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Page:Harvard Law Review Volume 1.djvu/230

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answer to an action brought to recover money paid under mistake?

In Newall v. Tomlinson certainly the defendant’s position was materially changed in consequence of the payment, and in such a case, if the loss which the defendant will sustain, if the plaintiff is allowed to recover, equals the amount which be has received from the plaintiff, it is difficult to understand how he is unjustly enriched at the plaintiff’s expense. If the parties are equally innocent, and the defendant has the title to the money in question, it would seem rather that a Court in taking it away from him unjustly enriches the plaintiff at the defendant’s expense.

Of course, if it can be shown that the plaintiff, rather than the defendant, is responsible for the mistake, the defendant, rather than the plaintiff, should bear the loss.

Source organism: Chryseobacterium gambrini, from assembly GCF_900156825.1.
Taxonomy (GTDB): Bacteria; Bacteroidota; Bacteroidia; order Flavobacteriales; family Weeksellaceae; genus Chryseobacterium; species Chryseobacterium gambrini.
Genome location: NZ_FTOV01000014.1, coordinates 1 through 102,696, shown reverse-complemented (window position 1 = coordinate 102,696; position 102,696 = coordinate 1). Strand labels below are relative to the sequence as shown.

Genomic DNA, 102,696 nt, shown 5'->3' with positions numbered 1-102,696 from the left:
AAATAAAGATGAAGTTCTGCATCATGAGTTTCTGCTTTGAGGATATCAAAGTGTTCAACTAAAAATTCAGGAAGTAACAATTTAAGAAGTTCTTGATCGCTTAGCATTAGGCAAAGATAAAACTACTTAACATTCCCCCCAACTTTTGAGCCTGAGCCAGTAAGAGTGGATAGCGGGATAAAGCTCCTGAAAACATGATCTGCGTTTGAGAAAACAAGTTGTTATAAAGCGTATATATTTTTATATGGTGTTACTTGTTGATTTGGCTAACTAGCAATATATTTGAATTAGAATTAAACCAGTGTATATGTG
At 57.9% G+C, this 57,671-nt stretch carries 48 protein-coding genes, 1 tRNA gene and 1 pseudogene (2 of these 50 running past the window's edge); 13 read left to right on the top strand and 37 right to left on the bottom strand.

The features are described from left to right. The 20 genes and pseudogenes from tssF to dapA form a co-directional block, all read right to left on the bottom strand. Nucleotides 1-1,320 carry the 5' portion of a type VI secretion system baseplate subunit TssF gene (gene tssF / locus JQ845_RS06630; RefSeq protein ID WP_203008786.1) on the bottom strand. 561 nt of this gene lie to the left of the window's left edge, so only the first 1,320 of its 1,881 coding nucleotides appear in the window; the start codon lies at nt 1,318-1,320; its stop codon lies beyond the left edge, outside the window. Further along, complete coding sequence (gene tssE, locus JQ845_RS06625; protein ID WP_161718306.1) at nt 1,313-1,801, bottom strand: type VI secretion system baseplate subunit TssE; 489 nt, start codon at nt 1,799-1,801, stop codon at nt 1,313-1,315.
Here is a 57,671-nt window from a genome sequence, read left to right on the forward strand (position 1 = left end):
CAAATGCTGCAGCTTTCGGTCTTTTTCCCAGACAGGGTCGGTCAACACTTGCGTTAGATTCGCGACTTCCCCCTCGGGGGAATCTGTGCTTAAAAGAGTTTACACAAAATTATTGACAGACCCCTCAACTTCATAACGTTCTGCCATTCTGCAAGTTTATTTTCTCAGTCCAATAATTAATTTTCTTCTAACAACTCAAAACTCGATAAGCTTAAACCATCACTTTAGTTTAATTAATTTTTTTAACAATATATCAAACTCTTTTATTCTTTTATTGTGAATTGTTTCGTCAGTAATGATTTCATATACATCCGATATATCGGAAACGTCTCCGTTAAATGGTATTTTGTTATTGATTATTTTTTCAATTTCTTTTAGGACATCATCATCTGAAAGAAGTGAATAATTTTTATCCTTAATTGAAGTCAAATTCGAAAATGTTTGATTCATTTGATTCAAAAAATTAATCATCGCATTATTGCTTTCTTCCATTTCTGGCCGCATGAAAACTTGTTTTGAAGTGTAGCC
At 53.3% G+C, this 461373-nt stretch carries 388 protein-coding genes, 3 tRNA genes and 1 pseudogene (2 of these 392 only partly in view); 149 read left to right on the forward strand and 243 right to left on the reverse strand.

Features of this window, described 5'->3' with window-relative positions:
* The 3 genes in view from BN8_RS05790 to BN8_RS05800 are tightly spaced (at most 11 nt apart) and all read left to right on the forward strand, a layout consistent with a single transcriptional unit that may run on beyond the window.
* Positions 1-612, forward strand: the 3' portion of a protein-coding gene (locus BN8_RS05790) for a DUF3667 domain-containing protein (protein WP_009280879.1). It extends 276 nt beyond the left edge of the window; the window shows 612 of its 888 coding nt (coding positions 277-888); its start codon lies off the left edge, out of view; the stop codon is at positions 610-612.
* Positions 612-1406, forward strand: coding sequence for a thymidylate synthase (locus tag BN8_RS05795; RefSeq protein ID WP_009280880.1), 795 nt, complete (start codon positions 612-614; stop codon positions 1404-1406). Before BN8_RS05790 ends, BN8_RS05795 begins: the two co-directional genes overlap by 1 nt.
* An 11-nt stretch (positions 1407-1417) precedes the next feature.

There seems to be little in the way of authority on this point. In Durant v. Ecclesiastical Commissioners,[1] it was held that the defendant’s change of position would not prevent a recovery. This is opposed to the dicta found in Freeman v. Jeffries,[2] and is certainly opposed to the dicta contained in many cases in this country.[3]

What constitutes a mistake of fact as distinguished from a mistake of law will be considered hereafter, in discussing the question of the right to recover money paid under a mistake of law.

William A. Keener.

Cambridge.


  1. 6 Q. B. D. 234.
  2. L. R. 4 Ex. 189.
  3. Appleton Bank v. McGilvray, 4 Gray, 518; Lawrence v. American National Bank, 54 N. Y. 432; Guild v. Balbridge, 2 Swan, 295.